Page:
Today the U.S. Food and Drug Administration (FDA) announced it is moving forward with a plan to ban menthol cigarettes and all characterizing flavors in cigars. The agency is working on codifying the new regulations and the next step will be to publish the proposed rules in the Federal Register, allowing an opportunity for public comment.

The FDA cited youth usage as a reason for moving forward with these bans. The FDA claims 74% of youth aged 12-17 who use cigars say they smoke cigars because they come in flavors they enjoy. The FDA also says that of youth who have ever tried a cigar, 68% of cigarillo users and 56% of filtered cigar users report that their first cigar was a flavored product. Finally, the FDA claims that in 2020, more young people tried a cigar every day than tried a cigarette.

“Together, these actions represent powerful, science-based approaches that will have an extraordinary public health impact. Armed with strong scientific evidence, and with full support from the Administration, we believe these actions will launch us on a trajectory toward ending tobacco-related disease and death in the U.S,” said Acting FDA Commissioner Janet Woodcock in a press release.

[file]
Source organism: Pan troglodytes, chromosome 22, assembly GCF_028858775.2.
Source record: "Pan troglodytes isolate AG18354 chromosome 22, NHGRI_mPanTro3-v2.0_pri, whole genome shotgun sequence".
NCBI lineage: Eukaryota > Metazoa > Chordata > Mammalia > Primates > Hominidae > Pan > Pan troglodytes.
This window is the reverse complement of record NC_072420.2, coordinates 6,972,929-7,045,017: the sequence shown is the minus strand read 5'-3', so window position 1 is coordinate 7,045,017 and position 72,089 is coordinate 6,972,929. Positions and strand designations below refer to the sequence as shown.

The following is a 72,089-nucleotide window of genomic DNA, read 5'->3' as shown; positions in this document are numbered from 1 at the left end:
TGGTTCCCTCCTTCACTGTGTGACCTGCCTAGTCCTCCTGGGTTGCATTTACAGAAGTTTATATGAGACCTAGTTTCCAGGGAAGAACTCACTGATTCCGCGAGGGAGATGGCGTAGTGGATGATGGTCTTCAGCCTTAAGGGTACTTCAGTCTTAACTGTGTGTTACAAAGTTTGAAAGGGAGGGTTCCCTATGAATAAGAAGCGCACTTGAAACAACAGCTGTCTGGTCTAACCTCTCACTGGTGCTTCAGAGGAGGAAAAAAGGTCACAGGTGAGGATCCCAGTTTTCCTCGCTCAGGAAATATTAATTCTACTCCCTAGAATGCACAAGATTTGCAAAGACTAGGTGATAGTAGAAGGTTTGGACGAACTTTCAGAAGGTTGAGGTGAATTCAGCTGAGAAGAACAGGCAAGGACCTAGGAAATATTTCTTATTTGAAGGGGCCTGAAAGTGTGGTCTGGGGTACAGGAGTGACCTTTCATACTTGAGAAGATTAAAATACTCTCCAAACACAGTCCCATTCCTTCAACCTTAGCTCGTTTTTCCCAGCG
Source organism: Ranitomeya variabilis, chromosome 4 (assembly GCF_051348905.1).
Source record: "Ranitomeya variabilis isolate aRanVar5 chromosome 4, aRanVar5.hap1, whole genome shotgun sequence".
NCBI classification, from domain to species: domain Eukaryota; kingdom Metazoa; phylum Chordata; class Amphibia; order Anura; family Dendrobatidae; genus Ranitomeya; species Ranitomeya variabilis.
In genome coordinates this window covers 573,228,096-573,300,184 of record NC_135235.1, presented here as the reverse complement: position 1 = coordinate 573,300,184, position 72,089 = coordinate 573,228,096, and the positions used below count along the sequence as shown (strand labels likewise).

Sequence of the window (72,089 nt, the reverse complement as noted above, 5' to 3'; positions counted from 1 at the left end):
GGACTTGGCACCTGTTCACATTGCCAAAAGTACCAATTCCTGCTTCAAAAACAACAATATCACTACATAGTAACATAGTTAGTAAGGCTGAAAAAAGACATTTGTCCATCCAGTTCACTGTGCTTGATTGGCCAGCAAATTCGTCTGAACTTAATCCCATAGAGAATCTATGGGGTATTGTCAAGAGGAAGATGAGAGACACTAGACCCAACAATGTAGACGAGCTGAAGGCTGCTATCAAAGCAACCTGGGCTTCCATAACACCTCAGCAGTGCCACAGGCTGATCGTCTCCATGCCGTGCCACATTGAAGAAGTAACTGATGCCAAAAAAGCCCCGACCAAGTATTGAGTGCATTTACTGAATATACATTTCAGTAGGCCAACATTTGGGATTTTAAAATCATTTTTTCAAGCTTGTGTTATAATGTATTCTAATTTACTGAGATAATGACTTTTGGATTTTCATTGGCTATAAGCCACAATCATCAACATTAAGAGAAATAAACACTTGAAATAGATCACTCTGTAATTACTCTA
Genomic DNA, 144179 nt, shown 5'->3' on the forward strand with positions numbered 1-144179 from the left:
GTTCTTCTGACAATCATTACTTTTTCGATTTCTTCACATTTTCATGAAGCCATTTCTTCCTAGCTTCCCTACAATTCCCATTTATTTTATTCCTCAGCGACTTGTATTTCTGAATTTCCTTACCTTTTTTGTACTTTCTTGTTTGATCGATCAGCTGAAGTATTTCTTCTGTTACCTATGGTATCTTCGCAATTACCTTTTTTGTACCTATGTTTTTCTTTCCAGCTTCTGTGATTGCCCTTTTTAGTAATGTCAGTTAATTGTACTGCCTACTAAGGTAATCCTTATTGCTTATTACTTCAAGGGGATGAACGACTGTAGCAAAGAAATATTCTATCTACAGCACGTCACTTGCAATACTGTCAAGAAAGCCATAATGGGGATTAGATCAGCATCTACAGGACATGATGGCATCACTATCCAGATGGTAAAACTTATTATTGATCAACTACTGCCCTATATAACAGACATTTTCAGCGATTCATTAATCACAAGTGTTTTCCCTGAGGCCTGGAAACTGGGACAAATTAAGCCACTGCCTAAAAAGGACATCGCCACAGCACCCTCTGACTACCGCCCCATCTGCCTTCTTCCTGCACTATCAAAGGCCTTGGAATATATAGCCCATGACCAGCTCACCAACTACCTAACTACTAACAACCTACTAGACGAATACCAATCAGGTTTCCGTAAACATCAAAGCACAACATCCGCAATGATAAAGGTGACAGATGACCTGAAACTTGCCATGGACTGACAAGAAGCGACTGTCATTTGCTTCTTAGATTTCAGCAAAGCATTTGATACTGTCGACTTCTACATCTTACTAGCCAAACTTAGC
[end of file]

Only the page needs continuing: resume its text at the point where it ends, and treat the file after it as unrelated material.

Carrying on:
Newly appointed HHS Secretary Xavier Becerra applauded the move, “Banning menthol in cigarettes and flavors in cigars will decrease the appeal of these tobacco products and strengthen health equity. Together, these actions represent powerful, science-based approaches that over time will help end the cycle of children becoming the next generation of smokers and eliminate long-perpetuated health disparities.”

If the plan is implemented, the FDA says enforcement of any ban on menthol cigarettes and all flavored cigars will only address manufacturers, distributors, wholesalers, importers, and retailers. The FDA cannot and will not enforce against individual consumer possession or use of menthol cigarettes or any tobacco product.

In 2009, the FDA banned flavored cigarettes, but flavored cigars were allowed to stay on the market. The FDA thinks usage patterns shifted many people who were using flavored cigarettes to flavored cigars.